Saturday’s game is indeed a titanic battle, and the Super Eagles would be expected to pick themselves up from Sunday’s stunning defeat by Madagascar and battle the bitter rivals the way they should.
Omoyele Sowore, presidential candidate of the African Action Congress (AAC) in the 2019 elections, met with Nnamdi Kanu, leader of the Indigenous People of Biafra (IPOB), in New York on Tuesday.
In a Facebook video, Sowore said the meeting, which is one of many to come would send “shock waves down the spine of the oppressors in Nigeria”.
“They know that the moment all the oppressed people get together, they are in trouble. We are calling on all our brothers and sisters, wherever you may be,” Sowore said.
“The colour of injustice is the same, whether it is affecting you in Biafra land, it’s affecting you in Yoruba land, it’s affecting you in Idoma land, or even in Zamfara, or even in Niger Republic and other places on the continent of Africa.
“It doesn’t matter where oppression is ruining your life, what you need is freedom and what we are determined to give you is that freedom.”
He said they talked about things they have both been passionate about but on a different plane and both respect those boundaries.
“Those of you out there who think we have big differences and that we can’t talk, know that when people have revolutionary minds, these minds meet and bodies eventually meet,” he said.
On his part, Kanu described Sowore, as his friend, saying their eventual meeting was a confirmation that people can come together.
“I met with my good friend Sowore and it has yielded today a confirmation that people can come together,” he said.
“There isn’t much of a difference for what we are fighting for because we are fighting for justice. We know and hope that the people that found themselves today trapped in that contraption called Nigeria will one day be free and it takes people to do it.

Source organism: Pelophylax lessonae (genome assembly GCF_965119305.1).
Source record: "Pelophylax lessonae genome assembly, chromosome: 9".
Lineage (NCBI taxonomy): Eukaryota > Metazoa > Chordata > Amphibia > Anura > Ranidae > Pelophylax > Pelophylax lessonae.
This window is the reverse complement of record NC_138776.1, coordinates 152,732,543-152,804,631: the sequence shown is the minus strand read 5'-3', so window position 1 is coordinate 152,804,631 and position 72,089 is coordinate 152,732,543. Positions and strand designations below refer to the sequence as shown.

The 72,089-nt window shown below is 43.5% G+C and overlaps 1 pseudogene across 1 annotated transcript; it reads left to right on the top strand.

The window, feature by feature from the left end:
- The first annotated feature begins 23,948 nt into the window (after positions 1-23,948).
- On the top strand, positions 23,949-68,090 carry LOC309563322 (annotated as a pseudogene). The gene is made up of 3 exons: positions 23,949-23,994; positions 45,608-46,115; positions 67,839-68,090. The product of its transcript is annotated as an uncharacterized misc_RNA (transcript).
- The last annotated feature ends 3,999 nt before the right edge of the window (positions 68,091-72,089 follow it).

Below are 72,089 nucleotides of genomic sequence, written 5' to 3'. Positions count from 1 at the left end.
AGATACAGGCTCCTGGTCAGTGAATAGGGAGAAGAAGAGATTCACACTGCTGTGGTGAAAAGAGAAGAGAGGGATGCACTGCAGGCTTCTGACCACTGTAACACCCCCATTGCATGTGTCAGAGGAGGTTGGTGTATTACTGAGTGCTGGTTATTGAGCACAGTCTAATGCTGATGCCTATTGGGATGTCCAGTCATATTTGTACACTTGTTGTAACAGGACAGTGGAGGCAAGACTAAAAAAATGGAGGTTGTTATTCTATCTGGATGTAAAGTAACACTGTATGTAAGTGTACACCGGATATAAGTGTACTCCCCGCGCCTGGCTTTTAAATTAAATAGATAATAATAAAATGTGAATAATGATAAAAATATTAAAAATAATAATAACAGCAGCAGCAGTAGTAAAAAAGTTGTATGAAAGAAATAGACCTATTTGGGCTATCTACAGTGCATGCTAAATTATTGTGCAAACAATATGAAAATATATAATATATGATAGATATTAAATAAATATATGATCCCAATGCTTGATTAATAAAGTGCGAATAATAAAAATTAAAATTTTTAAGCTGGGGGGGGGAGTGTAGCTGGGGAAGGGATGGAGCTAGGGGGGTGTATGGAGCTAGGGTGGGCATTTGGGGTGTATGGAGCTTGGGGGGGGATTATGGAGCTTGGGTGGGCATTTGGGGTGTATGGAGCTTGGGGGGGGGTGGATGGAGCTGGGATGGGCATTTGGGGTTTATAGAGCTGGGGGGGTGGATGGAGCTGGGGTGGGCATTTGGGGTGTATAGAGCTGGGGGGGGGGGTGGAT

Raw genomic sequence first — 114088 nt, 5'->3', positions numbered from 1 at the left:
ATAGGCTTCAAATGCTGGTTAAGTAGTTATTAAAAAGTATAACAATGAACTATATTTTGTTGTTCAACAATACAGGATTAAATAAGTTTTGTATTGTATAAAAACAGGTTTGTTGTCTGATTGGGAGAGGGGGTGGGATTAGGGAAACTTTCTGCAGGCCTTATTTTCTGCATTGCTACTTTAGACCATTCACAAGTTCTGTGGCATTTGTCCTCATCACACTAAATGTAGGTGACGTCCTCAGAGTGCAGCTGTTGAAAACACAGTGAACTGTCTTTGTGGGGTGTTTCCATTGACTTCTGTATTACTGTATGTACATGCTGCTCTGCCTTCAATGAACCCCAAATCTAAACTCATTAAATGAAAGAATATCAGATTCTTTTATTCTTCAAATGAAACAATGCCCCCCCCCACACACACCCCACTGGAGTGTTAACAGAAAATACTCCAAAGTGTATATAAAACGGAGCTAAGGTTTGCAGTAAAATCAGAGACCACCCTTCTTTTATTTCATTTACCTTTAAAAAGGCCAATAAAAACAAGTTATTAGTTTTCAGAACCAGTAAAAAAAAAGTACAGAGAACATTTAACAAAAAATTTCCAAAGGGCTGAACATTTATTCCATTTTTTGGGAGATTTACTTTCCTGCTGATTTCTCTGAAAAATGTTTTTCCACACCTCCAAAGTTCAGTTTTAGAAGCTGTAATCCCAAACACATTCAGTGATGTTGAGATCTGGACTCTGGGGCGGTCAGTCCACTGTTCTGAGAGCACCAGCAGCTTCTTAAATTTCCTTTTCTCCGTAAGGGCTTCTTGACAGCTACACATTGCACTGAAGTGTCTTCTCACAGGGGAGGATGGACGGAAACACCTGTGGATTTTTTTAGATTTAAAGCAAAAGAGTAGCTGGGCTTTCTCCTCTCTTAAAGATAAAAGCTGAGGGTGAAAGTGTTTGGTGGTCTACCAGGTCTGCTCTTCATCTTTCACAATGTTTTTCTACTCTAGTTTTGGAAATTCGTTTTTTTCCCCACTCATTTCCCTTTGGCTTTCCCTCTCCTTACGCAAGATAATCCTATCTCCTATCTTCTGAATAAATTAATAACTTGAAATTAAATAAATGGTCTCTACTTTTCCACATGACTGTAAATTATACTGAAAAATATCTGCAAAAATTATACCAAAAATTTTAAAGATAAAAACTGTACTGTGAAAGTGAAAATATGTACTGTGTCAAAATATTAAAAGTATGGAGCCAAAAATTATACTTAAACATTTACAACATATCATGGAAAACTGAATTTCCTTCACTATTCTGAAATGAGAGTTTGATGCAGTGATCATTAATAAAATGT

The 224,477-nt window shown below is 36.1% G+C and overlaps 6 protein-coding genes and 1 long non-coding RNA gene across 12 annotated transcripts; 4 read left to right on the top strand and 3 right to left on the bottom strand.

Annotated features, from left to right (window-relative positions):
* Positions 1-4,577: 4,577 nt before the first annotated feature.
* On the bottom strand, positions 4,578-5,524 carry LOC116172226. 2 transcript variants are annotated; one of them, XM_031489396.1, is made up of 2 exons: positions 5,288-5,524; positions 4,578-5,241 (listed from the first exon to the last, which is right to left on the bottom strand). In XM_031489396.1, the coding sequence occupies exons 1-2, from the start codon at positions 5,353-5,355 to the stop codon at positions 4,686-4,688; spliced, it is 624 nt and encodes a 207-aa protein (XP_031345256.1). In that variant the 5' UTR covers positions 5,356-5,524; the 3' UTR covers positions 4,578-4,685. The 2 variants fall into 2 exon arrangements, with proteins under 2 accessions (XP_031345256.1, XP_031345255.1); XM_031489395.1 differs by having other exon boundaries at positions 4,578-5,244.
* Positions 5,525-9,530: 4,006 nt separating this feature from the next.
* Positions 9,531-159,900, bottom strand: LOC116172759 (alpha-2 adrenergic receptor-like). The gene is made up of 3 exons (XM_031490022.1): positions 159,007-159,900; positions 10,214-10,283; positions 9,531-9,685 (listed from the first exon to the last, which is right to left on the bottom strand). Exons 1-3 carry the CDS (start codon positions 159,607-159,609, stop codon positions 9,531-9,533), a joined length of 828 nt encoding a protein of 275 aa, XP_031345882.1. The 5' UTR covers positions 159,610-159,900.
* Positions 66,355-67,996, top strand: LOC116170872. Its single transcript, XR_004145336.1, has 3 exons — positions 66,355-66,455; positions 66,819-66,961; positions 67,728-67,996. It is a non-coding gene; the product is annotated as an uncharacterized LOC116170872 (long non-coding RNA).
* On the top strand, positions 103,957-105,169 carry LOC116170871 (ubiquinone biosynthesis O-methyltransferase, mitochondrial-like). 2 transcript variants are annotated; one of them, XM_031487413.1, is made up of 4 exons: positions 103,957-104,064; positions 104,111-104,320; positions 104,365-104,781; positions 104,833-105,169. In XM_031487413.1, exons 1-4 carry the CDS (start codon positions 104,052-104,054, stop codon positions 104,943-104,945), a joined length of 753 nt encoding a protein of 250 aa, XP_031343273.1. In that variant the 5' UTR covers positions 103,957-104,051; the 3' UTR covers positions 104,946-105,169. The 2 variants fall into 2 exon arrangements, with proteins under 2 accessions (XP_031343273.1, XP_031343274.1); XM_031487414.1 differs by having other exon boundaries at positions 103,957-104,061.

“I doubt it comes from heaven and we have to do it, we have decided to do it and it must be done.”
In a telephone conversation with TheCable, Sowore said they had three separate meetings, and the first was to hear him out on the matters of concern to his constituency.
The second was to discuss a possible collaboration and synergy, and the third was how to bring more young Nigerians desirous of total change.
“This was my plan had I become president, one of my duties would have been to bring all warring factions together and rewrite the constitution that is agreeable to all,” he said.
Kanu, who is facing trial alongside other Biafran activists for alleged treason, had gone into hiding months after his bail only to reappear in Israel after one year.
In April, he had described a warrant of arrest issued against him as “merely academic.”
Wale Tinubu, Group Chief Executive of Oando Plc, says politicians want the subsidy on crude oil products to continue at all cost.
Speaking on Tuesday at the ongoing Oil and Gas Conference in Abuja, Tinubu called for deregulation of the sector adding that the federal government needs to cease subsidy.
According to the Oando boss, $5 billion that could have been used to finance much-needed infrastructure was spent on fuel subsidy in 2018.
According to him, other critical sectors of the economy, like education and health among others, were in need of funding, adding that such amount expended on subsidy should have been directed to other critical sectors or towards infrastructure development.
“The government has chosen to effectively subsidise the price as a social palliative. Not that I support it, but we spent $5 billion last year on subsidy, which was even more than what we spent on education and housing combined.
“At a population growth rate of 3%, the question is what is the best – to invest in infrastructure or consumption? There is a big debate that has to be made around this and as stakeholders, we absolutely need to champion that debate with the federal government,” he said.
“The politicians want this to continue at all cost, but there is long-term damage we are doing to our country and industry.
“We need to ensure that these subsidies are altered and the downstream sector needs to be commercialised, the refineries need to function and the pipelines need to function